Need to get to London in less than four hours?
Virgin mogul Sir Richard Branson is one step to closer to bringing the next generation of Concorde-style jet engines to the masses-- or at least travelers who can afford a $5,000 ticket.
“I have long been passionate about aerospace innovation and the development of high-speed commercial flights,” Branson said Tuesday at the prototype's unveiling ceremony.
“As an innovator in the space, Virgin Galactic’s decision to work with Boom was an easy one. We’re excited to have an option on Boom’s first 10 airframes. Through Virgin Galactic’s manufacturing arm, the Spaceship Company, we will provide engineering and manufacturing services, along with flight test support and operations as part of our shared ambitions.”
Blake Scholl, Boom's founder and CEO (who happens to be a former pilot and Amazon.com executive) is ready to bring supersonic jet travel back into the mainstream.
Test flights will begin next year in southern California, Scholl said, with plans to launch the first commercial departures in 2023. he also said he's confident that these flights will be different than the Concorde due to advances in technology and lighter materials. The company plans on fabricating the planes with lightweight carbon fiber composites-- which it says makes it a quieter and more fuel efficient jet.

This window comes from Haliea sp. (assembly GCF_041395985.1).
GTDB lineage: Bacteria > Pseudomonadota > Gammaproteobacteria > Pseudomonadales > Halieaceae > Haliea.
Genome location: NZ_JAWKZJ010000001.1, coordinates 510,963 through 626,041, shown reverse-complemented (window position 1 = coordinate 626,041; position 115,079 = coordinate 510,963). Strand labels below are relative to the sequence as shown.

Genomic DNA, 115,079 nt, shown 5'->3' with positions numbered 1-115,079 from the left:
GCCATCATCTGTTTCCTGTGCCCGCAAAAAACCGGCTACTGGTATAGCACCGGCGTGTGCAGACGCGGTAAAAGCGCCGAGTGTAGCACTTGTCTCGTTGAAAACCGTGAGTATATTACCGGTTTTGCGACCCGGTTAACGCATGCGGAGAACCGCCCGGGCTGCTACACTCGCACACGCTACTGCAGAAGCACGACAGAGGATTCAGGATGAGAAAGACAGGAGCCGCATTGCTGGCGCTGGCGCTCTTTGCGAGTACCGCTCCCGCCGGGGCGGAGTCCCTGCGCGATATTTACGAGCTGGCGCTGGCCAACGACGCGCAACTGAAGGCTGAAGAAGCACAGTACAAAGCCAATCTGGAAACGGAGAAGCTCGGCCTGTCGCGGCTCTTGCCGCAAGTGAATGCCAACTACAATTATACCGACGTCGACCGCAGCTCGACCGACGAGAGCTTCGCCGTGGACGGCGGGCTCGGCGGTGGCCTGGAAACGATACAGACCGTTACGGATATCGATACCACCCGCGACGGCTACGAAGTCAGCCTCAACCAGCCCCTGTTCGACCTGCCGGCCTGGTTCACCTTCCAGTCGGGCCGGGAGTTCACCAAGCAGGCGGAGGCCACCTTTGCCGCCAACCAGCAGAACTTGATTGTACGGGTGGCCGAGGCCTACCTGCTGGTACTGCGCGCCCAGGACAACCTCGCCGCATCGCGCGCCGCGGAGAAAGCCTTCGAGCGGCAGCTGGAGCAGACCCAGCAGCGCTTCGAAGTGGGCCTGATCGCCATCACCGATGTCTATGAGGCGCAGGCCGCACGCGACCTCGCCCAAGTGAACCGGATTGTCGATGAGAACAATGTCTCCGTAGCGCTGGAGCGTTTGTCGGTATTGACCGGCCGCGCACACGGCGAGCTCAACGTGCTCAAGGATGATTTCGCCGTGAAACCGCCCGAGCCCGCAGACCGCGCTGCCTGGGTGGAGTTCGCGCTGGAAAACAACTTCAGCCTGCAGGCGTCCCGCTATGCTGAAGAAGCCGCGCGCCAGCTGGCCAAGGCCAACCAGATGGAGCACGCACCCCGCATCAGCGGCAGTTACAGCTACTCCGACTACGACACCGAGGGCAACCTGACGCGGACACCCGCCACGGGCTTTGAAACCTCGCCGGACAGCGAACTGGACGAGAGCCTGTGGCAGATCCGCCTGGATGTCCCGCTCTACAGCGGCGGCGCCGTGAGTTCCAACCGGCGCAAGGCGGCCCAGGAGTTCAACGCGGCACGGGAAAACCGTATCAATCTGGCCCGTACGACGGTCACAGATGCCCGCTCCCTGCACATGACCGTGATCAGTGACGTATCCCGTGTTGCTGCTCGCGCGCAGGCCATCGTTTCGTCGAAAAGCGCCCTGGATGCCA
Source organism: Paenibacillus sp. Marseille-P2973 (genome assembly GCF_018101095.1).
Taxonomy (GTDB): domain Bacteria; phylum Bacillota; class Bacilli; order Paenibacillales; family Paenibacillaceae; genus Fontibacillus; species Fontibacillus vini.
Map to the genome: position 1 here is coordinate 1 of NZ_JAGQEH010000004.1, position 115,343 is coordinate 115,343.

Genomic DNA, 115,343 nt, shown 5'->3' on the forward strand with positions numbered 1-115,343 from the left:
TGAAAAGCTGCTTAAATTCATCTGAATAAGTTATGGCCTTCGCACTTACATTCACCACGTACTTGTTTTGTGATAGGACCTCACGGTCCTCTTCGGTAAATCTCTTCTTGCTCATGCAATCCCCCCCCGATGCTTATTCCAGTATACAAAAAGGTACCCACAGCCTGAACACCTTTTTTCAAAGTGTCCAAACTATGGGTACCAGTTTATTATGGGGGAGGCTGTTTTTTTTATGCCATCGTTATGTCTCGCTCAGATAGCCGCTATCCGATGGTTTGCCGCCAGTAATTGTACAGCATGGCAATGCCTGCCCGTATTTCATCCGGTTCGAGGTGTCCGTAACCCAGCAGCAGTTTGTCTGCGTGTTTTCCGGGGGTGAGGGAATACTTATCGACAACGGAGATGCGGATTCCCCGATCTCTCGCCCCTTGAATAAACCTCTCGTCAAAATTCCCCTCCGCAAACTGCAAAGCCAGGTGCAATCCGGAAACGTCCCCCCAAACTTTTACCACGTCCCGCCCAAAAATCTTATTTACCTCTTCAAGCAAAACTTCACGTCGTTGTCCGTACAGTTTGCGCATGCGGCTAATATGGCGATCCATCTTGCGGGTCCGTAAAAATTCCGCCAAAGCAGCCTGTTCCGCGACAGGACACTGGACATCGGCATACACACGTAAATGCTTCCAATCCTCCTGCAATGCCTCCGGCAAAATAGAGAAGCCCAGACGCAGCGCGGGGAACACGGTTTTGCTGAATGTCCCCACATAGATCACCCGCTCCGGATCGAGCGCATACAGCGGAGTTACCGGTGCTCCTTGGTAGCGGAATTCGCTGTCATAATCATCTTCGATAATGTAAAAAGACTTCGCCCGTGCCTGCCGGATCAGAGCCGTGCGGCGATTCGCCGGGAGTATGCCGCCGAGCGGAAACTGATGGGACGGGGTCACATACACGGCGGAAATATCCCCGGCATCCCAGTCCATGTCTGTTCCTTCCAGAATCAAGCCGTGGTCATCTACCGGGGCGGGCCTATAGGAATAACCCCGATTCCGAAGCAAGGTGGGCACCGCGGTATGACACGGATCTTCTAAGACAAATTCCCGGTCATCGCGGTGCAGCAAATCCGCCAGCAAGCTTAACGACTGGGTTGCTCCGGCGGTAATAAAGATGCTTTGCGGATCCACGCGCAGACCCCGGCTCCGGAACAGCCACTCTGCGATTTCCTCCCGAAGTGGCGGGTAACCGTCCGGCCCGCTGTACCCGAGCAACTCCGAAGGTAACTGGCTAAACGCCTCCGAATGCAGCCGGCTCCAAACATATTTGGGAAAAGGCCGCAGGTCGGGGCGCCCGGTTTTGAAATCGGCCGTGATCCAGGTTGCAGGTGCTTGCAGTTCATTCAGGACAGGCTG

The XB-1, nicknamed the "Baby Boom," has a cruising speed of Mach 2.2-- 1,451 miles per hour-- which is 10 percent faster than the Concorde’s previous speed of Mach 2. It's also 2.6-times faster than the average commercial airliner.
At $5,000, tickets on the Baby Boom jet would cost “about the same as tickets in business class," Scholl says.
“I don’t know a single person who wouldn’t want to get there in half the time, rather than have some free champagne,” he said. “It won’t be a bucket-list purchase any more. There is a huge market and the margins are enormous.”
The Baby Boom will have around 50 seats, whereas the Concorde had 92 to 128. Boom says it plans to initially fly from London to New York, San Francisco to Tokyo and Los Angeles to Sydney.
The Concorde, a British-French supersonic jet operated commercially from 1976 to 2003.